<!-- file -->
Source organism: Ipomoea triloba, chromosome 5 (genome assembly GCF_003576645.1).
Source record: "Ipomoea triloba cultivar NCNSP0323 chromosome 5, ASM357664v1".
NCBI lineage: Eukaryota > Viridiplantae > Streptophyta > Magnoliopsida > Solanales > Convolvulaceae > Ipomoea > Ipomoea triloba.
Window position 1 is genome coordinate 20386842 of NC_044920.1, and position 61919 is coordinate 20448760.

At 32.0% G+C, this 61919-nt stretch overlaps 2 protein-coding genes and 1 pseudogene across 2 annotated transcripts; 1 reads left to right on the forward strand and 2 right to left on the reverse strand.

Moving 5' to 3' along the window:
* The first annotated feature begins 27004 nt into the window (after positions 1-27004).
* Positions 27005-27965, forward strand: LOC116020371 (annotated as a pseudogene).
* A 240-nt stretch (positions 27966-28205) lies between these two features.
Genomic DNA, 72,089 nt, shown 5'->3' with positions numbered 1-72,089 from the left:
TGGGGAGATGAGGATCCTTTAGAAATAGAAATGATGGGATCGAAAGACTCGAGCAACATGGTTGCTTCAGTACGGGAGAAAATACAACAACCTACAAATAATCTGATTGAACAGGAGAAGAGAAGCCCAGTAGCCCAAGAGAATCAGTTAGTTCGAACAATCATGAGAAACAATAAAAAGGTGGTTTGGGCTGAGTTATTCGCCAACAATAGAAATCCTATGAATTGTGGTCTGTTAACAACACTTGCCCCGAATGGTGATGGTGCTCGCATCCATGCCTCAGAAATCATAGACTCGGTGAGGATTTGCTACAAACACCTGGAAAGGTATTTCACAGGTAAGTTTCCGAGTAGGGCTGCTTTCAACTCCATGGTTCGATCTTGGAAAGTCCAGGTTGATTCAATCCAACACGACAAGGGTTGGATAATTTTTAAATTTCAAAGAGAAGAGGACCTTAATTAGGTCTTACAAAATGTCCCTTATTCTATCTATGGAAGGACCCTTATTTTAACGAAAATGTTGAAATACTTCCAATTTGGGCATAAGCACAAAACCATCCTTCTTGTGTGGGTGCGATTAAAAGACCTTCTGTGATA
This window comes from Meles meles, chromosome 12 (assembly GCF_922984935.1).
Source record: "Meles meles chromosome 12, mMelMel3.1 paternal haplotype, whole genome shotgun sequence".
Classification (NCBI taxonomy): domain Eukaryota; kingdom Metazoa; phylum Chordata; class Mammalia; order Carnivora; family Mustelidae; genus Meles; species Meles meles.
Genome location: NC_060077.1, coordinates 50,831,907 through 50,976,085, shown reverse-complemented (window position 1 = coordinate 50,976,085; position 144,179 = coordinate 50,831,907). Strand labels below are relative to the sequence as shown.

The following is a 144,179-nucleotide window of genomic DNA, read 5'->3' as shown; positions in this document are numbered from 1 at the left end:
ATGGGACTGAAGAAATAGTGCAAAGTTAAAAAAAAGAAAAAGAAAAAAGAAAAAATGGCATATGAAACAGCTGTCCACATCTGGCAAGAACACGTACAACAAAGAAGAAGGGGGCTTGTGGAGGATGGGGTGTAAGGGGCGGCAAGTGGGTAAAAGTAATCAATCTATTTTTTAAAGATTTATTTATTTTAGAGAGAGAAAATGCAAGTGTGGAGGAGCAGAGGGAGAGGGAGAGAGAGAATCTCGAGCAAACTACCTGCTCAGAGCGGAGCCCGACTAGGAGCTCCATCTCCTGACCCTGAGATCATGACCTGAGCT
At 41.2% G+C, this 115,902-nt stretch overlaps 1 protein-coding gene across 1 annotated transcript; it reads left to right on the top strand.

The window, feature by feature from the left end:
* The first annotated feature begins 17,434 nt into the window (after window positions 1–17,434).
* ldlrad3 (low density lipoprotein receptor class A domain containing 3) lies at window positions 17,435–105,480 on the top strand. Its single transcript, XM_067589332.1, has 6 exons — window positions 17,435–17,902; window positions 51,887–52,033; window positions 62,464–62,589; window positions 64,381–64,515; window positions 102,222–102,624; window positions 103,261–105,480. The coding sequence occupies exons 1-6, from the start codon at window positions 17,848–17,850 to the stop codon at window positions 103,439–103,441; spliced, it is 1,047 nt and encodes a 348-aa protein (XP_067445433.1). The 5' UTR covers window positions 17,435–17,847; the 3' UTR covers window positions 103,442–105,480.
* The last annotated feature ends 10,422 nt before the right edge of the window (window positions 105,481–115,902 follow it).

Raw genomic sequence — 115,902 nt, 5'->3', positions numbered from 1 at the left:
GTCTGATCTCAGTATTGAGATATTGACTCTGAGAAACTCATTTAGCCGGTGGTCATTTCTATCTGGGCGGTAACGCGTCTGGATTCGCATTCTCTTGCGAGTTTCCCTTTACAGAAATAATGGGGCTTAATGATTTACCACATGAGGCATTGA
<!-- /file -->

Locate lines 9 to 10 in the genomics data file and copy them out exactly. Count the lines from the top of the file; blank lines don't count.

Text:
* A 240-nt stretch (positions 27966-28205) lies between these two features.
Genomic DNA, 72,089 nt, shown 5'->3' with positions numbered 1-72,089 from the left: